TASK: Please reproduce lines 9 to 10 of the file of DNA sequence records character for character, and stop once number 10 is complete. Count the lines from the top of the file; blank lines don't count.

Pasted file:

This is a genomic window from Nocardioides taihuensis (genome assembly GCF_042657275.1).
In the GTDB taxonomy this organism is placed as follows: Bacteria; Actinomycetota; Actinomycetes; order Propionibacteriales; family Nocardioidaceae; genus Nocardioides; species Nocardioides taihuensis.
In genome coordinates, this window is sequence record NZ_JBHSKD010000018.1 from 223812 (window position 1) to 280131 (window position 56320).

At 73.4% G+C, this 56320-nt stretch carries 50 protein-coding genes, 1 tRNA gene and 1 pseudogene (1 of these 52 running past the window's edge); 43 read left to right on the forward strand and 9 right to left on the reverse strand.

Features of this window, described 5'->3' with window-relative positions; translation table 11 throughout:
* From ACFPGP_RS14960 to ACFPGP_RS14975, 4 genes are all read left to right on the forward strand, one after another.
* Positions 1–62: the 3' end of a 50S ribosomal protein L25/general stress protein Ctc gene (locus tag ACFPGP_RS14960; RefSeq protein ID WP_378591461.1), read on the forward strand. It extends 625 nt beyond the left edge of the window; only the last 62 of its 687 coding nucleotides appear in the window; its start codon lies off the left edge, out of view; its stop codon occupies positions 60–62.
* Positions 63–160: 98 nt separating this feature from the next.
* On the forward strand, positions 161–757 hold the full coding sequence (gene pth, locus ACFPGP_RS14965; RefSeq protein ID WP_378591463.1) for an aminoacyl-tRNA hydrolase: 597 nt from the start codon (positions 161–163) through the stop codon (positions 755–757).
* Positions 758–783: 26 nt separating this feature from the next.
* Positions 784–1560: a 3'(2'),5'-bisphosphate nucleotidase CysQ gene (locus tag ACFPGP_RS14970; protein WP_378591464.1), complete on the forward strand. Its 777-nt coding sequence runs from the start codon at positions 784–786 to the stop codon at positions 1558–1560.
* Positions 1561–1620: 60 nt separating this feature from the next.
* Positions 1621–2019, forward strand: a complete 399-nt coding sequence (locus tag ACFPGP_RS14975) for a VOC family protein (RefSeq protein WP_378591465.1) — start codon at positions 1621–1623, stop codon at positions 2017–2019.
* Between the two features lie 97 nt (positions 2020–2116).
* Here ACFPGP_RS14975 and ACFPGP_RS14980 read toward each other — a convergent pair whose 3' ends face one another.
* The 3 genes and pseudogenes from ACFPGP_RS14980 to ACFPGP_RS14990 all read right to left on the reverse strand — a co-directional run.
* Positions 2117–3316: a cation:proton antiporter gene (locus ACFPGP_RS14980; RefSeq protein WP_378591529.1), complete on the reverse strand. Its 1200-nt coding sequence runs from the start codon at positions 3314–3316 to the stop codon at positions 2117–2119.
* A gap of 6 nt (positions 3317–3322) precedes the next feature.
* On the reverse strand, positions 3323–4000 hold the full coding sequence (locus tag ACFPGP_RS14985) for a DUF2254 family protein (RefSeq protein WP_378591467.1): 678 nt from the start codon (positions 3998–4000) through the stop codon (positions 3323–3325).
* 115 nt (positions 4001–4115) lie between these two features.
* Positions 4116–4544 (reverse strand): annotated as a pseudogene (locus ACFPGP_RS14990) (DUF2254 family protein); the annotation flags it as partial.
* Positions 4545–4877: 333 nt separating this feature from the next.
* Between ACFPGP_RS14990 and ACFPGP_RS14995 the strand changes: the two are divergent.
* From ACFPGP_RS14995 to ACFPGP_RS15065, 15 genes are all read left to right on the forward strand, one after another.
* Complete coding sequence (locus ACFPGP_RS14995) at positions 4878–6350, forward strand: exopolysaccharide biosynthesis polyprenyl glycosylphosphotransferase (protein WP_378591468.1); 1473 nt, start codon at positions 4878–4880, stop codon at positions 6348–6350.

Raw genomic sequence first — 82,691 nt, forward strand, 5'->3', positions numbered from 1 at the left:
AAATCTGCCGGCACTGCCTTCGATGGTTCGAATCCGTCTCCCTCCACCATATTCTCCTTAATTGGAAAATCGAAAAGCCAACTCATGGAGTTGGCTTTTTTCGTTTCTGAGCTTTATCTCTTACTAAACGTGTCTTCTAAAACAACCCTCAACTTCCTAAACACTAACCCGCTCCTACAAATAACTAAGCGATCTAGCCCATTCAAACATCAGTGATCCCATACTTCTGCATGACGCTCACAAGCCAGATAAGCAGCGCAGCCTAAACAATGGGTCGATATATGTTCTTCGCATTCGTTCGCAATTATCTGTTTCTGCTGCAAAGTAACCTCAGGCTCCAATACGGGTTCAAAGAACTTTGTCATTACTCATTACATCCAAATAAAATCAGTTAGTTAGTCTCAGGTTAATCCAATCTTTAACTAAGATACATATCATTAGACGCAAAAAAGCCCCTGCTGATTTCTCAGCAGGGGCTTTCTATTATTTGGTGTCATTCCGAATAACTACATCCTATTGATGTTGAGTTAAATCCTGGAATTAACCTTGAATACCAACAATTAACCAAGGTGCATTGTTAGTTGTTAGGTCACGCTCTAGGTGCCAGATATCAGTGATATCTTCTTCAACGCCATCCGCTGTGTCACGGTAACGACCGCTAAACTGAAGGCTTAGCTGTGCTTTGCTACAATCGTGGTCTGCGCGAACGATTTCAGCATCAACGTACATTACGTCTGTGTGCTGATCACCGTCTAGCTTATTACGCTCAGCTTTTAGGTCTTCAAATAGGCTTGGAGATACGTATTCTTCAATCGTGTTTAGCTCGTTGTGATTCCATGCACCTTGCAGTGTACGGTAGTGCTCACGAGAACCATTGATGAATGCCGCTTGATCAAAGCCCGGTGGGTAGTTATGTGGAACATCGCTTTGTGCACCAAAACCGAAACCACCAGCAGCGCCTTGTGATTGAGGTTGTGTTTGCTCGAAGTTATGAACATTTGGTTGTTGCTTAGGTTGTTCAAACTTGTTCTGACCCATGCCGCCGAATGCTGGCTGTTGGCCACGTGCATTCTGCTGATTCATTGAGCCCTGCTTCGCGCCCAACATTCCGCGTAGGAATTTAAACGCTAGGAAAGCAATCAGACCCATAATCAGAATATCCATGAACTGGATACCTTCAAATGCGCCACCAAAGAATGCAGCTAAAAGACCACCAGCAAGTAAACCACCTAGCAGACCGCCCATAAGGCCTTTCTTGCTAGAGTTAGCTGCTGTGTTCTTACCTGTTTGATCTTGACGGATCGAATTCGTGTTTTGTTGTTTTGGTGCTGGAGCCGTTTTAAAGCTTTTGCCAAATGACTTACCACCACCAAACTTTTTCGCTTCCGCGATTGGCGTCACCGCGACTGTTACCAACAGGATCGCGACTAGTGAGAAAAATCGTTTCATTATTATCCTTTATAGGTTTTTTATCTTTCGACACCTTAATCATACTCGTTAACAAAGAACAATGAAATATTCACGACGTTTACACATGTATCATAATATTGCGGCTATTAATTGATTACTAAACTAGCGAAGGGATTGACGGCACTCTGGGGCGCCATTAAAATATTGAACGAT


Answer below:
* On the forward strand, positions 161–757 hold the full coding sequence (gene pth, locus ACFPGP_RS14965; RefSeq protein ID WP_378591463.1) for an aminoacyl-tRNA hydrolase: 597 nt from the start codon (positions 161–163) through the stop codon (positions 755–757).
* Positions 758–783: 26 nt separating this feature from the next.